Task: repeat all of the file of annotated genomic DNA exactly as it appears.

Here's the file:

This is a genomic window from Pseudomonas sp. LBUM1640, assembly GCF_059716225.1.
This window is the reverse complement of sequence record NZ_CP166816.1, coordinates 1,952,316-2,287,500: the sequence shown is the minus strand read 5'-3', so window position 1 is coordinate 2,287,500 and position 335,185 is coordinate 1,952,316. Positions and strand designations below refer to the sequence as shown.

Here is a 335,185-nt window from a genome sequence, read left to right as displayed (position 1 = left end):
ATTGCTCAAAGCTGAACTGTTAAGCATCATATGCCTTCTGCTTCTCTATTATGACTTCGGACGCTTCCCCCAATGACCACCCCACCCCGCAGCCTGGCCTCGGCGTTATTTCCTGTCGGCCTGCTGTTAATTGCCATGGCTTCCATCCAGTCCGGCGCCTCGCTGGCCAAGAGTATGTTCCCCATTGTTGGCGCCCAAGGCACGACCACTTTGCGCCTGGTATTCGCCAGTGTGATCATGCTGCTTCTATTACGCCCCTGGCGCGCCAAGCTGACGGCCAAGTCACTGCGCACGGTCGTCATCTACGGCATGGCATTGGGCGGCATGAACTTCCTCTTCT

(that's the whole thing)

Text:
This is a genomic window from Pseudomonas sp. LBUM1640, assembly GCF_059716225.1.
This window is the reverse complement of sequence record NZ_CP166816.1, coordinates 1,952,316-2,287,500: the sequence shown is the minus strand read 5'-3', so window position 1 is coordinate 2,287,500 and position 335,185 is coordinate 1,952,316. Positions and strand designations below refer to the sequence as shown.

Here is a 335,185-nt window from a genome sequence, read left to right as displayed (position 1 = left end):
ATTGCTCAAAGCTGAACTGTTAAGCATCATATGCCTTCTGCTTCTCTATTATGACTTCGGACGCTTCCCCCAATGACCACCCCACCCCGCAGCCTGGCCTCGGCGTTATTTCCTGTCGGCCTGCTGTTAATTGCCATGGCTTCCATCCAGTCCGGCGCCTCGCTGGCCAAGAGTATGTTCCCCATTGTTGGCGCCCAAGGCACGACCACTTTGCGCCTGGTATTCGCCAGTGTGATCATGCTGCTTCTATTACGCCCCTGGCGCGCCAAGCTGACGGCCAAGTCACTGCGCACGGTCGTCATCTACGGCATGGCATTGGGCGGCATGAACTTCCTCTTCT